The 2019 Oscars: No Host is the Most


gettyimages-1127207589-1Image: Valerie Macon/AFP/Getty Images

Last Monday morning our very own Liz Carroll gave the 2019 Oscars an “A” grade in BizBash’s roundup, applauding the results of the show going hostless for the first time in thirty years. Liz’s commentary inspired us to dig deeper into the topic and weigh in on whether this could signal the beginning of a new era for award shows. 

Hosting the Oscars has always been an intimidating assignment, and as Anne Hathaway and James Franco’s disastrous 2011 run proved, it’s not an easy job to pull off. In 2019 hosting has become a tricky balancing act. Hosts must honor the prestige and pageantry of the storied award show, keep a notoriously long telecast moving at a good pace, and most crucially, be entertaining enough to hold the interest of a younger and increasingly digitally-focused audience.

These younger viewers are more geared toward the heartfelt, inspiring, and meme-able moments like Black Panther’s production designer Hannah Beachler’s acceptance speech and Spike Lee’s jubilant reaction to his first-time win. In order to let these moments happen organically, the brisk presenter-award format works from a flow perspective. It kept this year’s Oscars broadcast free from the unnecessary intrusion of irrelevant montages or tired monologues re-hashing obvious jokes about the nominated films. Allowing the winners to have their well-deserved moment in the spotlight re-focused the show on celebrating the inspirational magic of the movie business.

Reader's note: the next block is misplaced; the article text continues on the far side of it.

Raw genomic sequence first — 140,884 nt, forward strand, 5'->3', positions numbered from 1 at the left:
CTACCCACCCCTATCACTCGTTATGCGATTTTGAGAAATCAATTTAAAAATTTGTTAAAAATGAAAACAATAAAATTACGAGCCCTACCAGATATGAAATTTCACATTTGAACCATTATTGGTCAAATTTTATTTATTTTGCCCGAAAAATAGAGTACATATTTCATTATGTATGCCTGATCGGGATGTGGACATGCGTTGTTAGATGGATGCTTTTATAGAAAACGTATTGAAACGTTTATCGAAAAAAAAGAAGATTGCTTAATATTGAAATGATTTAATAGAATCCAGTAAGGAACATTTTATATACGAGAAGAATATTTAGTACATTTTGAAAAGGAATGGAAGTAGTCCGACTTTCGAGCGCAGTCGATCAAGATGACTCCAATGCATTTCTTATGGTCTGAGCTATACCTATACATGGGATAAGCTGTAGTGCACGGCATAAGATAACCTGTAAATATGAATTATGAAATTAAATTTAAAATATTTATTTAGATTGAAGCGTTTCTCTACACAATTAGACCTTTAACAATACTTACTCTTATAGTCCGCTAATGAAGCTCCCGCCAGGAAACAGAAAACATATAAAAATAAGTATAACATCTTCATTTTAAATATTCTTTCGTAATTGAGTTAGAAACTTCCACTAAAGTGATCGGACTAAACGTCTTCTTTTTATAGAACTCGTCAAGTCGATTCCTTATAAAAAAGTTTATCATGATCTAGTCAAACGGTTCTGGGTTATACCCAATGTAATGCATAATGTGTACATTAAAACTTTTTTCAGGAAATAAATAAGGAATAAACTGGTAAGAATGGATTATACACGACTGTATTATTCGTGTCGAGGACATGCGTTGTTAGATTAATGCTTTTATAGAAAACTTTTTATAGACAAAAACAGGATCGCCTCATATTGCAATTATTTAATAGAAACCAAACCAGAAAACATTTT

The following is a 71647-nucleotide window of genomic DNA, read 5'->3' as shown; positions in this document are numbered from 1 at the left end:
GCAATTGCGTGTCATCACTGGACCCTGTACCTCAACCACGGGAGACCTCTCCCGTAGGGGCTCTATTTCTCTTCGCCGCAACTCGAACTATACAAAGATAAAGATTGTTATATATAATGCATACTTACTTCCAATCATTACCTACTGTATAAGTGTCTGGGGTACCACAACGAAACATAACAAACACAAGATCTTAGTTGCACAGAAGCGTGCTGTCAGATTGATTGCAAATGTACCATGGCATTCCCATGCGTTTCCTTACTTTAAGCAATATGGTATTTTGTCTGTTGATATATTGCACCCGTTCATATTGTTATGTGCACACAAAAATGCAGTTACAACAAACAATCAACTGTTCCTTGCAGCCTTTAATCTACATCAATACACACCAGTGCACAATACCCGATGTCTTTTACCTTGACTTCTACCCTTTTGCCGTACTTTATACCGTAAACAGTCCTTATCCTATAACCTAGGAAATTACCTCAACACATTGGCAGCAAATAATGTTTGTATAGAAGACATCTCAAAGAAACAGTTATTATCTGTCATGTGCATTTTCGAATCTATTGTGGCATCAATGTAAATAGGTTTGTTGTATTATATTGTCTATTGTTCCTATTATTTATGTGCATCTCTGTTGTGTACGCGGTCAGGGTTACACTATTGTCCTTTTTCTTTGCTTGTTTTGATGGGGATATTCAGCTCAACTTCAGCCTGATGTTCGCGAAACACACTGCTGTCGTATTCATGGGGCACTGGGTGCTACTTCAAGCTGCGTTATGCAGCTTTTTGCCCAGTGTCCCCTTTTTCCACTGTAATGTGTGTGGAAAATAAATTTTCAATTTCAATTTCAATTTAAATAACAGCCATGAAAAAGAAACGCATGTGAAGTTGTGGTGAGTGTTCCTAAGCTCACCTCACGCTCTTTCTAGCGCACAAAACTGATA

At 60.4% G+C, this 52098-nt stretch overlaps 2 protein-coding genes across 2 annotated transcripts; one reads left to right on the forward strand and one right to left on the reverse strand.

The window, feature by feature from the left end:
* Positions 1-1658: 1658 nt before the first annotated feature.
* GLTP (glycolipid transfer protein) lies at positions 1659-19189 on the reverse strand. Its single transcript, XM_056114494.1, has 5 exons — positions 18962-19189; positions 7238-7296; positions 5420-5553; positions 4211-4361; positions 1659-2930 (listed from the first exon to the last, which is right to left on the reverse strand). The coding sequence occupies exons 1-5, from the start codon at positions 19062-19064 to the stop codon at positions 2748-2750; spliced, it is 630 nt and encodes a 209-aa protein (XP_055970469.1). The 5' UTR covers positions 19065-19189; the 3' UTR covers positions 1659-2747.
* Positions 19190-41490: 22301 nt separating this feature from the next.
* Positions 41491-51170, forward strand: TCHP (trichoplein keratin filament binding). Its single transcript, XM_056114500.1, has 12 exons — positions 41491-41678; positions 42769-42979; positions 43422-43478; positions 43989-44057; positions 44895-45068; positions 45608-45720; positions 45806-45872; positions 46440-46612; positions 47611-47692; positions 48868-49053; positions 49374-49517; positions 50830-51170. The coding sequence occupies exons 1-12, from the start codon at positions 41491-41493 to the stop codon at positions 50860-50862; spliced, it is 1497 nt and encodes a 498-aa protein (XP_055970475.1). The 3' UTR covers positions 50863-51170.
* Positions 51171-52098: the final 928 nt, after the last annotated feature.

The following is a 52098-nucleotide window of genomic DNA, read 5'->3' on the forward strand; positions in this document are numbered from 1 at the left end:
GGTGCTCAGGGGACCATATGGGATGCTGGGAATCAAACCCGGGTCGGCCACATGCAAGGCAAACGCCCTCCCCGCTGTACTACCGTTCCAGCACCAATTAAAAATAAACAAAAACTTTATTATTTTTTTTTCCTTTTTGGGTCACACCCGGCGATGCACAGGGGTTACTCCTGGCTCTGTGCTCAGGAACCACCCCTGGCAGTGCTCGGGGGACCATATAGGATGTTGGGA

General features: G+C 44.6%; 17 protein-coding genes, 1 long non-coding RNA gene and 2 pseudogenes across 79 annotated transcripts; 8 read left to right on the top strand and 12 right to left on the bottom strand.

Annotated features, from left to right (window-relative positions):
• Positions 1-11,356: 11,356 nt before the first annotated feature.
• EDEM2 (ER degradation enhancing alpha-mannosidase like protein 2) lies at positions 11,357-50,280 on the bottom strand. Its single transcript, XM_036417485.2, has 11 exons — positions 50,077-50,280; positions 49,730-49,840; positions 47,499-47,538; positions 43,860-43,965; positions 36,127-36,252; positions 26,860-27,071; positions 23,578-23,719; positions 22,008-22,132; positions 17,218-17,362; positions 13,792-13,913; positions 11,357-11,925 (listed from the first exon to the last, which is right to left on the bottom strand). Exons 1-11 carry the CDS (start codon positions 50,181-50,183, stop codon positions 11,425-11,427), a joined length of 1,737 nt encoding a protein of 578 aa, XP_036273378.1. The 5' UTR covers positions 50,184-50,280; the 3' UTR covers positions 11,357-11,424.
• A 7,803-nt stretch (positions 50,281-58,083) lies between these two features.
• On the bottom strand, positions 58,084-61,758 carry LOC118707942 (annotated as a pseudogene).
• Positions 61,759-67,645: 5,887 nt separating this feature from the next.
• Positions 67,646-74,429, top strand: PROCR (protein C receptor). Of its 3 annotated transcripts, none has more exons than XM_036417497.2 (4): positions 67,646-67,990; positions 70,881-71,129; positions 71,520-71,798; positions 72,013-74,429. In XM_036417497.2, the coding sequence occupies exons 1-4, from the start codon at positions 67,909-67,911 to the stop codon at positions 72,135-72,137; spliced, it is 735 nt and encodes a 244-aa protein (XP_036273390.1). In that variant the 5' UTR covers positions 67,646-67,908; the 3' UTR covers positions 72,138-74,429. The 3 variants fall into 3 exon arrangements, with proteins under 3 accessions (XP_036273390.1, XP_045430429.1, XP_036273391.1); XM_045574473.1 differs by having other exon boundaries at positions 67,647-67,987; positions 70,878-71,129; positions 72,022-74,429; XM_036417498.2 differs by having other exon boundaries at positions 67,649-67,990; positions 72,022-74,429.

As Liz mentioned in her BizBash commentary, Maya Rudolph, Tina Fey, and Amy Poehler blessed us with their divine comedic presence, and calls begging them to take over hosting duties inevitably followed. But do we really need the same faces popping up after every commercial break? We would argue that varied, well-liked celebrity presenters doing fresh 90-second “bits,” (like Melissa McCarthy’s Beanie Baby puppetry or Dana Carvey & Mike Myers’ brief Wayne’s World reunion) injected liveliness throughout the show without weighing down the production.

Without a host, the show still ran 15 minutes long, which is another argument for keeping it streamlined and simple. With Variety  reporting a 12% increase in viewers over last year’s telecast (and a 13% bump in the key 18-49 demographic), it seems like the no-host gamble paid off for The Academy. Could this be the beginning of The Oscars for a new generation? We’ll just have to wait and see.